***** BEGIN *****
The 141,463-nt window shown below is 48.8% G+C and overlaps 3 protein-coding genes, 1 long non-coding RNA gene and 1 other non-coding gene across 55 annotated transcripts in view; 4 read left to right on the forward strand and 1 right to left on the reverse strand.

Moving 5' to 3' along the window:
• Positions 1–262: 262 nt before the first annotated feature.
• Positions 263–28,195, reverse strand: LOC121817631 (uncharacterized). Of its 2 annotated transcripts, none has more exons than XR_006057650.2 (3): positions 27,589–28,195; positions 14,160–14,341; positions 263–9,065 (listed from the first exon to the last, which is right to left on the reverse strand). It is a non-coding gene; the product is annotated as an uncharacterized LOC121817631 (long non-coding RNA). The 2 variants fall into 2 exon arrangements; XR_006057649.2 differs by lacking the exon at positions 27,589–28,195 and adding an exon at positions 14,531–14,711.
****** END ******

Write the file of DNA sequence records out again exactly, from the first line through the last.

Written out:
The 141,463-nt window shown below is 48.8% G+C and overlaps 3 protein-coding genes, 1 long non-coding RNA gene and 1 other non-coding gene across 55 annotated transcripts in view; 4 read left to right on the forward strand and 1 right to left on the reverse strand.

Moving 5' to 3' along the window:
• Positions 1–262: 262 nt before the first annotated feature.
• Positions 263–28,195, reverse strand: LOC121817631 (uncharacterized). Of its 2 annotated transcripts, none has more exons than XR_006057650.2 (3): positions 27,589–28,195; positions 14,160–14,341; positions 263–9,065 (listed from the first exon to the last, which is right to left on the reverse strand). It is a non-coding gene; the product is annotated as an uncharacterized LOC121817631 (long non-coding RNA). The 2 variants fall into 2 exon arrangements; XR_006057649.2 differs by lacking the exon at positions 27,589–28,195 and adding an exon at positions 14,531–14,711.